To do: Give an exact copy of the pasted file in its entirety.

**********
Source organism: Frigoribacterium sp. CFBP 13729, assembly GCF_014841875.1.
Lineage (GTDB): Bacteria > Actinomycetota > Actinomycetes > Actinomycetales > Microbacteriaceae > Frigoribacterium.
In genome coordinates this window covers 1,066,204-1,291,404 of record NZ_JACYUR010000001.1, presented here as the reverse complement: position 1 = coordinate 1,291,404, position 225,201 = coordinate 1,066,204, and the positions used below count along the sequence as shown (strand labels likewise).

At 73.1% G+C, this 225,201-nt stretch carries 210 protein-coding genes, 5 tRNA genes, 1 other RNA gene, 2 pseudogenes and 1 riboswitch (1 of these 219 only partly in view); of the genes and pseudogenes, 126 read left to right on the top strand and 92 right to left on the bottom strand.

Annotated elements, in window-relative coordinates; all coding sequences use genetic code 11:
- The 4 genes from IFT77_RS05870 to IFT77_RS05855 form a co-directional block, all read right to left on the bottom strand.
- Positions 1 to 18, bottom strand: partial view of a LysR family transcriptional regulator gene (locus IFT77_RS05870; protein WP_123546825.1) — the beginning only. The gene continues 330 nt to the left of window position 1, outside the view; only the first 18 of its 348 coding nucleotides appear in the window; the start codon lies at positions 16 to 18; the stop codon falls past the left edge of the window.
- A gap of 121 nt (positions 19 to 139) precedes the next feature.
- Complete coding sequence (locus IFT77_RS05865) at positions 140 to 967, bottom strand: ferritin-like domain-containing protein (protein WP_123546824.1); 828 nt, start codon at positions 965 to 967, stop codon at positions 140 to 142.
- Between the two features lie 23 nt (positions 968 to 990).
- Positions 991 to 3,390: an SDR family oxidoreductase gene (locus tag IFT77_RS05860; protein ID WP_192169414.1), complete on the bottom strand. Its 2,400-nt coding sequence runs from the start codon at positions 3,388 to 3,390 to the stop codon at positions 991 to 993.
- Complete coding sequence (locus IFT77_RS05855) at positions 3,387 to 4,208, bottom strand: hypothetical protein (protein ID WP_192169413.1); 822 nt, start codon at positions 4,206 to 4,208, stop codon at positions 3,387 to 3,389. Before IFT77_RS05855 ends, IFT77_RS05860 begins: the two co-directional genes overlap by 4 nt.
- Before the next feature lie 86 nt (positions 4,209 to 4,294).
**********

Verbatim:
Source organism: Frigoribacterium sp. CFBP 13729, assembly GCF_014841875.1.
Lineage (GTDB): Bacteria > Actinomycetota > Actinomycetes > Actinomycetales > Microbacteriaceae > Frigoribacterium.
In genome coordinates this window covers 1,066,204-1,291,404 of record NZ_JACYUR010000001.1, presented here as the reverse complement: position 1 = coordinate 1,291,404, position 225,201 = coordinate 1,066,204, and the positions used below count along the sequence as shown (strand labels likewise).

At 73.1% G+C, this 225,201-nt stretch carries 210 protein-coding genes, 5 tRNA genes, 1 other RNA gene, 2 pseudogenes and 1 riboswitch (1 of these 219 only partly in view); of the genes and pseudogenes, 126 read left to right on the top strand and 92 right to left on the bottom strand.

Annotated elements, in window-relative coordinates; all coding sequences use genetic code 11:
- The 4 genes from IFT77_RS05870 to IFT77_RS05855 form a co-directional block, all read right to left on the bottom strand.
- Positions 1 to 18, bottom strand: partial view of a LysR family transcriptional regulator gene (locus IFT77_RS05870; protein WP_123546825.1) — the beginning only. The gene continues 330 nt to the left of window position 1, outside the view; only the first 18 of its 348 coding nucleotides appear in the window; the start codon lies at positions 16 to 18; the stop codon falls past the left edge of the window.
- A gap of 121 nt (positions 19 to 139) precedes the next feature.
- Complete coding sequence (locus IFT77_RS05865) at positions 140 to 967, bottom strand: ferritin-like domain-containing protein (protein WP_123546824.1); 828 nt, start codon at positions 965 to 967, stop codon at positions 140 to 142.
- Between the two features lie 23 nt (positions 968 to 990).
- Positions 991 to 3,390: an SDR family oxidoreductase gene (locus tag IFT77_RS05860; protein ID WP_192169414.1), complete on the bottom strand. Its 2,400-nt coding sequence runs from the start codon at positions 3,388 to 3,390 to the stop codon at positions 991 to 993.
- Complete coding sequence (locus IFT77_RS05855) at positions 3,387 to 4,208, bottom strand: hypothetical protein (protein ID WP_192169413.1); 822 nt, start codon at positions 4,206 to 4,208, stop codon at positions 3,387 to 3,389. Before IFT77_RS05855 ends, IFT77_RS05860 begins: the two co-directional genes overlap by 4 nt.
- Before the next feature lie 86 nt (positions 4,209 to 4,294).